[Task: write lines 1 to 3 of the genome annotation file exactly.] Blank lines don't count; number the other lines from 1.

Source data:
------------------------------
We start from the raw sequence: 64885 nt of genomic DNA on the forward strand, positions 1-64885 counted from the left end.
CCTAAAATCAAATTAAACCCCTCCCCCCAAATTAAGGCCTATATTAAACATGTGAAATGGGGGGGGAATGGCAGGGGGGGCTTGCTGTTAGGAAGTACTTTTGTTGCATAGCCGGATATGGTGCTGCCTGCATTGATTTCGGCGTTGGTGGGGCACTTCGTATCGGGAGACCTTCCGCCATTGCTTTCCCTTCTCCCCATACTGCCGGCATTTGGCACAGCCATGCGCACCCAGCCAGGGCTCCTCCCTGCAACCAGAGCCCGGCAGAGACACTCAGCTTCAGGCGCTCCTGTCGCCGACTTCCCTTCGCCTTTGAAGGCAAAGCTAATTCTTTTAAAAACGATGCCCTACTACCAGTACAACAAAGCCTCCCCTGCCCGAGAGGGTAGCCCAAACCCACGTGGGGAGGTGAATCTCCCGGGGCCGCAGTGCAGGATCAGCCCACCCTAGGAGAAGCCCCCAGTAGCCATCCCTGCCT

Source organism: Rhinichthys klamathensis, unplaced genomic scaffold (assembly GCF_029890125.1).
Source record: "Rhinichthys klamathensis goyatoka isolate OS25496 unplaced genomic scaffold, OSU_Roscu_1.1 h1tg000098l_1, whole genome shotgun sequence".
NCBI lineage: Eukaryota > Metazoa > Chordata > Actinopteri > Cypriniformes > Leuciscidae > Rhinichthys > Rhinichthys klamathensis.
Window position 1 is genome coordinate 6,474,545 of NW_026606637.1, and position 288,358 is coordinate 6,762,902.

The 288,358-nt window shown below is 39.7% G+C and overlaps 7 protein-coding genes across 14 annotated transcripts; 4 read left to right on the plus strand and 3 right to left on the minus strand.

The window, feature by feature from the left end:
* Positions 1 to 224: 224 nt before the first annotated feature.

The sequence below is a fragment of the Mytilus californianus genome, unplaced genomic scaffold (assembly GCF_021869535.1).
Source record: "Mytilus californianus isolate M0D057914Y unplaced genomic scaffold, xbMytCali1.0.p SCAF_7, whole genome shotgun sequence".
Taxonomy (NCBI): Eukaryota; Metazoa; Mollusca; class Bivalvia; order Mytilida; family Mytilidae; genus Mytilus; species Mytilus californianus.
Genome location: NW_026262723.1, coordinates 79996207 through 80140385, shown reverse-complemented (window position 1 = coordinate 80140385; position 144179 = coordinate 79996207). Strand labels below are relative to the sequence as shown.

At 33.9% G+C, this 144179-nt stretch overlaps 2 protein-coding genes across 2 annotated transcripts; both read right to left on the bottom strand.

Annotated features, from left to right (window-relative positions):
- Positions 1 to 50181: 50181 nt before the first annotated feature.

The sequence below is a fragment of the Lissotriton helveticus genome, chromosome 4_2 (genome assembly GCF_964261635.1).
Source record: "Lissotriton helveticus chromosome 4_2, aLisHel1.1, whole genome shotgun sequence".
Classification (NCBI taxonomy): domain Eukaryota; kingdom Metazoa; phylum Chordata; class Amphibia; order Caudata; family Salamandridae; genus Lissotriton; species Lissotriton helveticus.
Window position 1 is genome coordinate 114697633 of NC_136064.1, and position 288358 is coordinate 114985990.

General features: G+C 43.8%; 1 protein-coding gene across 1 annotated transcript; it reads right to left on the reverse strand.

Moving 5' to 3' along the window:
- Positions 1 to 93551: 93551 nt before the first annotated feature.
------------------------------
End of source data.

We start from the raw sequence: 64885 nt of genomic DNA on the forward strand, positions 1-64885 counted from the left end.
CCTAAAATCAAATTAAACCCCTCCCCCCAAATTAAGGCCTATATTAAACATGTGAAATGGGGGGGGAATGGCAGGGGGGGCTTGCTGTTAGGAAGTACTTTTGTTGCATAGCCGGATATGGTGCTGCCTGCATTGATTTCGGCGTTGGTGGGGCACTTCGTATCGGGAGACCTTCCGCCATTGCTTTCCCTTCTCCCCATACTGCCGGCATTTGGCACAGCCATGCGCACCCAGCCAGGGCTCCTCCCTGCAACCAGAGCCCGGCAGAGACACTCAGCTTCAGGCGCTCCTGTCGCCGACTTCCCTTCGCCTTTGAAGGCAAAGCTAATTCTTTTAAAAACGATGCCCTACTACCAGTACAACAAAGCCTCCCCTGCCCGAGAGGGTAGCCCAAACCCACGTGGGGAGGTGAATCTCCCGGGGCCGCAGTGCAGGATCAGCCCACCCTAGGAGAAGCCCCCAGTAGCCATCCCTGCCT

Source organism: Rhinichthys klamathensis, unplaced genomic scaffold (assembly GCF_029890125.1).